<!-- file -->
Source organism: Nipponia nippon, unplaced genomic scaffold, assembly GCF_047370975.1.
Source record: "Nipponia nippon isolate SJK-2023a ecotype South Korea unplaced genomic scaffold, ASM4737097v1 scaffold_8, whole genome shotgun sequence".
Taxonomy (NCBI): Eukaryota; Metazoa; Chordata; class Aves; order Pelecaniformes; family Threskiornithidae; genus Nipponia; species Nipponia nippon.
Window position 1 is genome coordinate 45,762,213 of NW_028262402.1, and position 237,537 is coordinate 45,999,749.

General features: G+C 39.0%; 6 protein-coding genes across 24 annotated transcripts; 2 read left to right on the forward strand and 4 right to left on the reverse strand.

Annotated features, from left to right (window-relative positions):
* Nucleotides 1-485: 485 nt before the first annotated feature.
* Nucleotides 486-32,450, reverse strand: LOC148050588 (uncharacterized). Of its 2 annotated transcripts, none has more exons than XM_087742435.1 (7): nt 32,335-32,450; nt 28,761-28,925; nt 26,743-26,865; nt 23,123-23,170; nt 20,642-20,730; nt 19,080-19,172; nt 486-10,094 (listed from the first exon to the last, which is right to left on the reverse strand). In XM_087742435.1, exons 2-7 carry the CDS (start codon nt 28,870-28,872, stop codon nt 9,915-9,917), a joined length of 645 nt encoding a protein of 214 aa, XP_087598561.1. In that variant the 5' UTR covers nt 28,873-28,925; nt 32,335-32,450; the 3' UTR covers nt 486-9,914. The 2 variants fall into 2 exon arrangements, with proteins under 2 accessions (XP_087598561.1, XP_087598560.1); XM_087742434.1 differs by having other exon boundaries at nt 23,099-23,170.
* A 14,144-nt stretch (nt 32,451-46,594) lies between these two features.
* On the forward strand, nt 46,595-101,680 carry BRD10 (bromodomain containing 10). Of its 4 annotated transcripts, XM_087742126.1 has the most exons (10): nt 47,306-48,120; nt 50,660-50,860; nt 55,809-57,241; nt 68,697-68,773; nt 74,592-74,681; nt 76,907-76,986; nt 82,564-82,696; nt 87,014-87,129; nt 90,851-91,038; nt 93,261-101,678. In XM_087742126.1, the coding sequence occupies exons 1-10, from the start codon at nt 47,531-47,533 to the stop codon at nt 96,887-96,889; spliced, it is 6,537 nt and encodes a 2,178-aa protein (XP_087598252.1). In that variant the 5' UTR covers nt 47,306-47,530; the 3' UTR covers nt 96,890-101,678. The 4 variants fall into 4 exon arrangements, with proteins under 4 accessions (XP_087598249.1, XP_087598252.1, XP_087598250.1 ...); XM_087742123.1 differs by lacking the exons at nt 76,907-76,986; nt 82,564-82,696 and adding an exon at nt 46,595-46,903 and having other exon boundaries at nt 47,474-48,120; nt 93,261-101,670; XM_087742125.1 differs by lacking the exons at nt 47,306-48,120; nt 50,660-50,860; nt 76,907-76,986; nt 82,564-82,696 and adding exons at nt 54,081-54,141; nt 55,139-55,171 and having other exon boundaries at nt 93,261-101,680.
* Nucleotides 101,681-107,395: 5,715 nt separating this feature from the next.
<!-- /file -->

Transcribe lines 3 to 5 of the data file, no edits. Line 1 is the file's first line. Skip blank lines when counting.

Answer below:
Taxonomy (NCBI): Eukaryota; Metazoa; Chordata; class Aves; order Pelecaniformes; family Threskiornithidae; genus Nipponia; species Nipponia nippon.
Window position 1 is genome coordinate 45,762,213 of NW_028262402.1, and position 237,537 is coordinate 45,999,749.

General features: G+C 39.0%; 6 protein-coding genes across 24 annotated transcripts; 2 read left to right on the forward strand and 4 right to left on the reverse strand.